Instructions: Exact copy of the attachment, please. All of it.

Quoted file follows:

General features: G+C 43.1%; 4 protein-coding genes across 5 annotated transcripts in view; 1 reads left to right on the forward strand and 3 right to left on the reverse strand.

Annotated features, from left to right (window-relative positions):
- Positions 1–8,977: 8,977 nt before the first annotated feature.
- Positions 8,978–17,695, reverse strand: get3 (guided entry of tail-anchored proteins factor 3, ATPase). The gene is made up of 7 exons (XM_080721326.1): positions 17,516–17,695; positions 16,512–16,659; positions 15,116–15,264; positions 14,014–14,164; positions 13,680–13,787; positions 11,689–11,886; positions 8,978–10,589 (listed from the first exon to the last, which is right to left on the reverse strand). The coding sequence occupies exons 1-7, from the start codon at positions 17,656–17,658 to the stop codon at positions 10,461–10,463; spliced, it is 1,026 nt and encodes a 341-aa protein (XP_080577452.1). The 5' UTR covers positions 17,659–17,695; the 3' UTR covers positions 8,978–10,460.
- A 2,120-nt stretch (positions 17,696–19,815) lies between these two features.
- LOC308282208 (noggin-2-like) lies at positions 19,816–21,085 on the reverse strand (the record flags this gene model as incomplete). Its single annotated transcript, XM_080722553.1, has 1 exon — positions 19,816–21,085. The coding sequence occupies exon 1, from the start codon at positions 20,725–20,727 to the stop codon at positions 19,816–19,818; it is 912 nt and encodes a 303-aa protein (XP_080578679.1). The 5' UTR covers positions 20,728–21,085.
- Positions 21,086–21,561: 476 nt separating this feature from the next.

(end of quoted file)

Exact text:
General features: G+C 43.1%; 4 protein-coding genes across 5 annotated transcripts in view; 1 reads left to right on the forward strand and 3 right to left on the reverse strand.

Annotated features, from left to right (window-relative positions):
- Positions 1–8,977: 8,977 nt before the first annotated feature.
- Positions 8,978–17,695, reverse strand: get3 (guided entry of tail-anchored proteins factor 3, ATPase). The gene is made up of 7 exons (XM_080721326.1): positions 17,516–17,695; positions 16,512–16,659; positions 15,116–15,264; positions 14,014–14,164; positions 13,680–13,787; positions 11,689–11,886; positions 8,978–10,589 (listed from the first exon to the last, which is right to left on the reverse strand). The coding sequence occupies exons 1-7, from the start codon at positions 17,656–17,658 to the stop codon at positions 10,461–10,463; spliced, it is 1,026 nt and encodes a 341-aa protein (XP_080577452.1). The 5' UTR covers positions 17,659–17,695; the 3' UTR covers positions 8,978–10,460.
- A 2,120-nt stretch (positions 17,696–19,815) lies between these two features.
- LOC308282208 (noggin-2-like) lies at positions 19,816–21,085 on the reverse strand (the record flags this gene model as incomplete). Its single annotated transcript, XM_080722553.1, has 1 exon — positions 19,816–21,085. The coding sequence occupies exon 1, from the start codon at positions 20,725–20,727 to the stop codon at positions 19,816–19,818; it is 912 nt and encodes a 303-aa protein (XP_080578679.1). The 5' UTR covers positions 20,728–21,085.
- Positions 21,086–21,561: 476 nt separating this feature from the next.